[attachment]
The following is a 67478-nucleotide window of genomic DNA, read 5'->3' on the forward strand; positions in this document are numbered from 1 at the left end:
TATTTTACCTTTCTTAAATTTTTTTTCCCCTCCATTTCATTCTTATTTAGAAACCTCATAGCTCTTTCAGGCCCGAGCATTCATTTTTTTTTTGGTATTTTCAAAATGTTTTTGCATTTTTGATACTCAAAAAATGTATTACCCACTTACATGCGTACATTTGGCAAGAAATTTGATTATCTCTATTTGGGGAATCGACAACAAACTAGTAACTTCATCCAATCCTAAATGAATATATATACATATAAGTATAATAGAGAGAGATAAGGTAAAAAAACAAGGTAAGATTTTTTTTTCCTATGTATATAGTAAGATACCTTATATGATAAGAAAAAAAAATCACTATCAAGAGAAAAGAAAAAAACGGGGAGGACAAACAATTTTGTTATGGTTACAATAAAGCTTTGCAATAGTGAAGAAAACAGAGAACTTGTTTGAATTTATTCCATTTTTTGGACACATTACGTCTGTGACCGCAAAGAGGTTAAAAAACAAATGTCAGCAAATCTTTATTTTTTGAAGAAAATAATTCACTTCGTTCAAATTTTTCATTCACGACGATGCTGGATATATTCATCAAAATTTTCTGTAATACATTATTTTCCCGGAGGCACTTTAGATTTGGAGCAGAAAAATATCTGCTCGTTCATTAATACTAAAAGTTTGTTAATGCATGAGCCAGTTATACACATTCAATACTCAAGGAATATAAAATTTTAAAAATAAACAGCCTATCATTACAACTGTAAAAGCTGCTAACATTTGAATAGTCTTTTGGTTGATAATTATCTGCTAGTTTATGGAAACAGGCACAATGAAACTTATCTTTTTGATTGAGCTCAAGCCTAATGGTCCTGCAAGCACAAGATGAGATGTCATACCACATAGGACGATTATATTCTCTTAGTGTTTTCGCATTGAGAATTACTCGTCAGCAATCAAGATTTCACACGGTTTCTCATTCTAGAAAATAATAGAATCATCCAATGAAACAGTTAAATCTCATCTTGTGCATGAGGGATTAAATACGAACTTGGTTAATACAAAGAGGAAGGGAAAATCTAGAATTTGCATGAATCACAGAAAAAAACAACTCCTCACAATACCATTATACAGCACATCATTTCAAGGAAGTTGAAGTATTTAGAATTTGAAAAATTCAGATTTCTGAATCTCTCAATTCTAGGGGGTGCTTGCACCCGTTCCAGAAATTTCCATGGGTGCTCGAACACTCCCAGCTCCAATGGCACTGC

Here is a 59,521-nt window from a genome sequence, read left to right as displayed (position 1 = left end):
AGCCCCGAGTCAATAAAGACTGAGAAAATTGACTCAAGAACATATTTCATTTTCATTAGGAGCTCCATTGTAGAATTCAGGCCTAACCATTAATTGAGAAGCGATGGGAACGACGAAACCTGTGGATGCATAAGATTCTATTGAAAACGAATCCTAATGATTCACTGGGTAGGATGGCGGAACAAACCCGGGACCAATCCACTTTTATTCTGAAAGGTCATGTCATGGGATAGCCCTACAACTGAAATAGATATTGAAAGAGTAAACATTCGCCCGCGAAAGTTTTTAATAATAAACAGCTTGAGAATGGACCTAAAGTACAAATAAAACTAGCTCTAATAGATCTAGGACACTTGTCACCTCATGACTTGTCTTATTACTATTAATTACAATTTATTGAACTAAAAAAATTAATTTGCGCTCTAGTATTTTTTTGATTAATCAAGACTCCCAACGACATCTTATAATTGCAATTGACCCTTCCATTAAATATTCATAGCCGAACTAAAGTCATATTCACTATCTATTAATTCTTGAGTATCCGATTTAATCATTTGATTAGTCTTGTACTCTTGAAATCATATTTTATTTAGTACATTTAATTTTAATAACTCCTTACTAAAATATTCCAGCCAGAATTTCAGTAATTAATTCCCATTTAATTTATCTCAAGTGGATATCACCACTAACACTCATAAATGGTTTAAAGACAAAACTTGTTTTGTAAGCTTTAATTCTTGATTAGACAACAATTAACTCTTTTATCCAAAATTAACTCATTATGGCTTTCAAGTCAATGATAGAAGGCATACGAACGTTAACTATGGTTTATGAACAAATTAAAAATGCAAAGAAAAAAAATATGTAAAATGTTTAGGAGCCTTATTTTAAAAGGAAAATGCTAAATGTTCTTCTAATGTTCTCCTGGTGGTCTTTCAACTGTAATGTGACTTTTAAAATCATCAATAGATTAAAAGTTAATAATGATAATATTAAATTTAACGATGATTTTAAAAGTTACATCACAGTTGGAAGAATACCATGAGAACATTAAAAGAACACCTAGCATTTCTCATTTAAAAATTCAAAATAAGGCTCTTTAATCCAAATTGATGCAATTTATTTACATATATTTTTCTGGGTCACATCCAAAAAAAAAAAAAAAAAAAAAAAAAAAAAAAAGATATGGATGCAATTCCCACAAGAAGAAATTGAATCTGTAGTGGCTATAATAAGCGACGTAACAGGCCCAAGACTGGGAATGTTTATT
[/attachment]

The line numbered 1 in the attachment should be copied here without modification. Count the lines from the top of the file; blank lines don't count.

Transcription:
The following is a 67478-nucleotide window of genomic DNA, read 5'->3' on the forward strand; positions in this document are numbered from 1 at the left end: